I know I’ve harped on this topic before, but it seems like every week brings another new device that poses a threat to our safety, especially on the highway. It’s been years now since researchers documented that our brains cannot successfully engage in two complex cognitive tasks at the same time…like driving and talking or texting. It’s also been years since safety experts (including, I think, the government) ruled that manufacturers couldn’t put video screens in the front seat where drivers could be distracted by them. Since then, we’ve seen the advent of GPS screens mounted right beside the steering wheel. As soon as tablet computers arrived, an inventor started selling a gadget you could attach to the car’s dashboard that would hold your tablet beside the wheel, as well. All bad ideas, based on the scientific research that clearly shows that these devices siphon off so much of our attention that we fail to see what’s happening right in front of us on the highway. The scientists even have a name for it: inattention blindness. It happens in the car, whether we’re using a hand-held or hands-free cell phone or whatever. It also happens when people walk down the street talking or texting or watching videos or playing video games on a cell phone. Emergency rooms have treated hundreds of people who stepped into traffic or crashed into a building, a bus, or another person because their attention was diverted to some device.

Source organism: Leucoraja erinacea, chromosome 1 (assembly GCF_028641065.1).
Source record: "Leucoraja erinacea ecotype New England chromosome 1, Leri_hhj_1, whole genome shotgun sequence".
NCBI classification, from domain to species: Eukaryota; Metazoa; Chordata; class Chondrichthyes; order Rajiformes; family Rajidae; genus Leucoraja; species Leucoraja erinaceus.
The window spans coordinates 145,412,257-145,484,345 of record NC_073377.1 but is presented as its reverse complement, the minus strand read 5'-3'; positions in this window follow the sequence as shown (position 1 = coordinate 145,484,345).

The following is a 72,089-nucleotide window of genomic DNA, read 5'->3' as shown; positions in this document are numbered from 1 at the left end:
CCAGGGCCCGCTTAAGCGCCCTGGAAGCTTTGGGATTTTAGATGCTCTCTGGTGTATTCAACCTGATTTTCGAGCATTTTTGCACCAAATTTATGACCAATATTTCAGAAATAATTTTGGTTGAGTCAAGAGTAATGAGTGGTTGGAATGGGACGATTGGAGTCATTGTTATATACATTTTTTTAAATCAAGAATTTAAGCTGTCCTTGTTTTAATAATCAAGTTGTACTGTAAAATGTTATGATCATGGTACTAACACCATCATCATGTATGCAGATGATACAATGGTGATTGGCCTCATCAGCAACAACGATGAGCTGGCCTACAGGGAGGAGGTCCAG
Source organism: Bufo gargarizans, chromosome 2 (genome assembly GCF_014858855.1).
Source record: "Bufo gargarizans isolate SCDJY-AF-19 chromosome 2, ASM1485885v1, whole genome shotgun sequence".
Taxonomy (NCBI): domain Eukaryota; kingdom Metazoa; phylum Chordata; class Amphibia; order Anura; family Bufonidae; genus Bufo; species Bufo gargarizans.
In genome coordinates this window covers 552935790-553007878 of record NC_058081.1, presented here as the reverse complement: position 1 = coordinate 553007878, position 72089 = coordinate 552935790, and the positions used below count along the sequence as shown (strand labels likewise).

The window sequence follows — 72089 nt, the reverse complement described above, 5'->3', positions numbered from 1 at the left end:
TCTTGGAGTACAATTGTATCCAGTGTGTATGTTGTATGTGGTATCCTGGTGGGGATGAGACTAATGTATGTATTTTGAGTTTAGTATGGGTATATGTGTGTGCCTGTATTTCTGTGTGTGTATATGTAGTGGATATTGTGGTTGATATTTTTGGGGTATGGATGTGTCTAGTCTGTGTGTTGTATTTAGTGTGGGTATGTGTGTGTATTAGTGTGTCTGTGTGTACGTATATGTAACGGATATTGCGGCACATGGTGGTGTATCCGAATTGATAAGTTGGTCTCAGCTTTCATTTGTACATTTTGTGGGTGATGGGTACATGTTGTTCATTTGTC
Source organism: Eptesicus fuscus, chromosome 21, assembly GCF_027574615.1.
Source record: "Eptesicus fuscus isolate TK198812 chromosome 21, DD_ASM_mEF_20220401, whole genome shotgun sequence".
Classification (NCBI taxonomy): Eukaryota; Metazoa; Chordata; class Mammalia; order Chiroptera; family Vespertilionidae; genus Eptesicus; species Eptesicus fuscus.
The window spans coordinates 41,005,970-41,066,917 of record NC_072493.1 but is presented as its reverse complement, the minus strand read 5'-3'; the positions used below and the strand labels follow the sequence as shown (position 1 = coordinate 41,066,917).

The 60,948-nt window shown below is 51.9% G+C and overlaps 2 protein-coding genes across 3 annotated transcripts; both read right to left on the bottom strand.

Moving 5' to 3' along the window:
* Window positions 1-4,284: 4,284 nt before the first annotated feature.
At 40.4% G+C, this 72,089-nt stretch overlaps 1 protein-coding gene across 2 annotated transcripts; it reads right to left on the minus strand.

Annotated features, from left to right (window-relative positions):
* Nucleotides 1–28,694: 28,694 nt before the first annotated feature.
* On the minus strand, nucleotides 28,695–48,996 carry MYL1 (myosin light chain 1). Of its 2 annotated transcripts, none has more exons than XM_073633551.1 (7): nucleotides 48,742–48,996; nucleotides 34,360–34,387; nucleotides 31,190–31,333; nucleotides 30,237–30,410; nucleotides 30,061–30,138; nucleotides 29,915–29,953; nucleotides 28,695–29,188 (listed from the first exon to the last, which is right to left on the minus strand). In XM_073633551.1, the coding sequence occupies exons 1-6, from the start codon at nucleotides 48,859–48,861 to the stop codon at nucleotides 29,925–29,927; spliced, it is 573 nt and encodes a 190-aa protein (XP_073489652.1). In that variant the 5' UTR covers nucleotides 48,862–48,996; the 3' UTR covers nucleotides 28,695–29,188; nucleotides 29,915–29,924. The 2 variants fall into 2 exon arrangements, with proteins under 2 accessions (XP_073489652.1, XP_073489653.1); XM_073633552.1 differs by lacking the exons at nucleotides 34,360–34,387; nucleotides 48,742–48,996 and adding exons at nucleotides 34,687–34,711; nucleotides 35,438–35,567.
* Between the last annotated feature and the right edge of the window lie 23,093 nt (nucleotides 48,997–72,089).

The latest entry into this hazardous parade of electronic devices is a system that will project social media, text messages, video chats and the oh-so-helpful GPS maps onto the windshield of your car. Despite the science already available explaining why all of this is a bad idea, the folks looking to make money on these devices argue that we will, in fact, be safer using their gear, because we can enjoy all of the stuff projected on the windshield and still be looking forward at the street in front of us. Again, they either don’t or won’t understand that where your eyes are facing isn’t the essential concern here. It’s where your attention is focused, and our brains simply can’t bring enough attention to the driving task if we’re concentrating on all of the fascinating stuff on the “screen” and pumping into our brain through our bluetooth or earbuds.
The number of victims created by inattention blindness (impairing motorists who surround us every time we venture onto the highway) is growing. The number of tragedies these days explained by the fact that a driver couldn’t resist the urge to enjoy some wondrous device while at the wheel of what could become a killing machine is heartbreaking. We lost two very dear friends (on their way home from their daughter’s college graduation) because a teenaged driver using his cell phone triggered an accident that claimed our loved ones’ lives. If the thought of living with the fact that you killed someone because you couldn’t deny yourself the “kick” of playing with an electronic device while driving doesn’t convince people to stop doing this, then I don’t know what will.